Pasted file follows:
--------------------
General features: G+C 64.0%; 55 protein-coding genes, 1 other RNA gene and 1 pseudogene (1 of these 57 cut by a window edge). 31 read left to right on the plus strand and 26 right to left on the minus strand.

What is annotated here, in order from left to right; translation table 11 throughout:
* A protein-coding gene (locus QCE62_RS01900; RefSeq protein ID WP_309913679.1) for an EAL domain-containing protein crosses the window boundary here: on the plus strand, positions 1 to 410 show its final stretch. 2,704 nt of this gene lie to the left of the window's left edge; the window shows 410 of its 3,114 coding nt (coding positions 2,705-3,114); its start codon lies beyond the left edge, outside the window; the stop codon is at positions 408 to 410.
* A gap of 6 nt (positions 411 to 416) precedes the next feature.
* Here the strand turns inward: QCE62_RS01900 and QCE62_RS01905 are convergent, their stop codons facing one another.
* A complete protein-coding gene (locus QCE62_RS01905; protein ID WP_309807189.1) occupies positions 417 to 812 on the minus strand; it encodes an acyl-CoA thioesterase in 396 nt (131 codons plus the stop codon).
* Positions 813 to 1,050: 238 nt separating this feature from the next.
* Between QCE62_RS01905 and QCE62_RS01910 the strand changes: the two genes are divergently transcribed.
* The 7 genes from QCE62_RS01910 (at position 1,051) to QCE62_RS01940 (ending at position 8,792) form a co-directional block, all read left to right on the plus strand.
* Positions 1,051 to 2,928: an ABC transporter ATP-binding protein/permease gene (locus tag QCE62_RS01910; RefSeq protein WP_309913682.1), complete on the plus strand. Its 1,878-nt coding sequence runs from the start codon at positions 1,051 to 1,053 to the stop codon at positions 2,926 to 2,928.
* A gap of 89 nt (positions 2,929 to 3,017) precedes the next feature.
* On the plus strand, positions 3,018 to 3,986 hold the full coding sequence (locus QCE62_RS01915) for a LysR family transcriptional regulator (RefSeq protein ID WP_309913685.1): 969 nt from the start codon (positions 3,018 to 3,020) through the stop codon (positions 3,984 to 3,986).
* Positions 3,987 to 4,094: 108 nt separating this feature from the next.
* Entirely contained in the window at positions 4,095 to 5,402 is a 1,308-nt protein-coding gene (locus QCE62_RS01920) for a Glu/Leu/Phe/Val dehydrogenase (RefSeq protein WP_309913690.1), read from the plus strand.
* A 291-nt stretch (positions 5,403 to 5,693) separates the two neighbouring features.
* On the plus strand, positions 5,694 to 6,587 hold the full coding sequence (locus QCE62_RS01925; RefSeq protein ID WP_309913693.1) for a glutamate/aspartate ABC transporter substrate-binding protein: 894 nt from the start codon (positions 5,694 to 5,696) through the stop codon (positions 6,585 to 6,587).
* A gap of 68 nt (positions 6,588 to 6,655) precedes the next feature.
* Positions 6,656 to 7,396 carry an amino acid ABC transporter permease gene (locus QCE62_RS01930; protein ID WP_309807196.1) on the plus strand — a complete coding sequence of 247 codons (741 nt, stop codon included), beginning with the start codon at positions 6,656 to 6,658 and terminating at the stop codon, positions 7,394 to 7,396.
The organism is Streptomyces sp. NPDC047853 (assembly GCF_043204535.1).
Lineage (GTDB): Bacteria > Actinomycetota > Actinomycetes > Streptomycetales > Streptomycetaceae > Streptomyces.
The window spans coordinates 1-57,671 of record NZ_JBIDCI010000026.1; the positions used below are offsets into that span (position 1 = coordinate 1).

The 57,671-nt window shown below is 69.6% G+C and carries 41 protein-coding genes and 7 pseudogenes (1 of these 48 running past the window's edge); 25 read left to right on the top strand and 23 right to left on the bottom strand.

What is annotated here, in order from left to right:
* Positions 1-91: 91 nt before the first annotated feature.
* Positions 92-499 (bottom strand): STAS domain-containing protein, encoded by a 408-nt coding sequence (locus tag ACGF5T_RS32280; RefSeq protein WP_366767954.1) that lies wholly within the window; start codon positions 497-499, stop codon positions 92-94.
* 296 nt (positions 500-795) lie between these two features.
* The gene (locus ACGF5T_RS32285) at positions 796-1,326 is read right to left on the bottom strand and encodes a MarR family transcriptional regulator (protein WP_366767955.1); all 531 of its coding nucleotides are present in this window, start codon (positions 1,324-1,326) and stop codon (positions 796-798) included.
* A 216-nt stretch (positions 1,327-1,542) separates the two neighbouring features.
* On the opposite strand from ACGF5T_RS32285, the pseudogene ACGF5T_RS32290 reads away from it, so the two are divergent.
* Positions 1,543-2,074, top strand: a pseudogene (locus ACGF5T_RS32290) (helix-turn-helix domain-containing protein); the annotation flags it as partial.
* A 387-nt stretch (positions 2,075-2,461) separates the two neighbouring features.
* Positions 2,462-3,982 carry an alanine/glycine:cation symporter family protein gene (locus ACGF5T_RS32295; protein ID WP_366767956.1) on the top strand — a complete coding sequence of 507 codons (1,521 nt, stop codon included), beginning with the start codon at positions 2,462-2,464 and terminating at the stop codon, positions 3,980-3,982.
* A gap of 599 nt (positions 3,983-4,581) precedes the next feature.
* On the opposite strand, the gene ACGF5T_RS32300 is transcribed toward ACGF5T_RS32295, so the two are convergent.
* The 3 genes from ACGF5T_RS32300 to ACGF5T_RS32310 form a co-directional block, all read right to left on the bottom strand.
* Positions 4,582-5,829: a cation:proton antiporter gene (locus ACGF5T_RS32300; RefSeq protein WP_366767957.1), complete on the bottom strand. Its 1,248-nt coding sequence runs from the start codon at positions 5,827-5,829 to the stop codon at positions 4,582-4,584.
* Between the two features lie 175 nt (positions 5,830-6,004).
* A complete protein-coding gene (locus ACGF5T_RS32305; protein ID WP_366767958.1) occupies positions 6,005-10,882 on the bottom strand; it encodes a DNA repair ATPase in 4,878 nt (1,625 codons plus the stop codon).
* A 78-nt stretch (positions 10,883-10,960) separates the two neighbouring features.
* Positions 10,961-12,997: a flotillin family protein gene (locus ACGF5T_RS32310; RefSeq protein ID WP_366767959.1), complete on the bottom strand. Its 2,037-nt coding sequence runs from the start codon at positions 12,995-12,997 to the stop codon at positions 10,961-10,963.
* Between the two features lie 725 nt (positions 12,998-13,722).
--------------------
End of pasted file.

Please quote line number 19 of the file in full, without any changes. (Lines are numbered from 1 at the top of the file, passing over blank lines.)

The organism is Streptomyces sp. NPDC047853 (assembly GCF_043204535.1).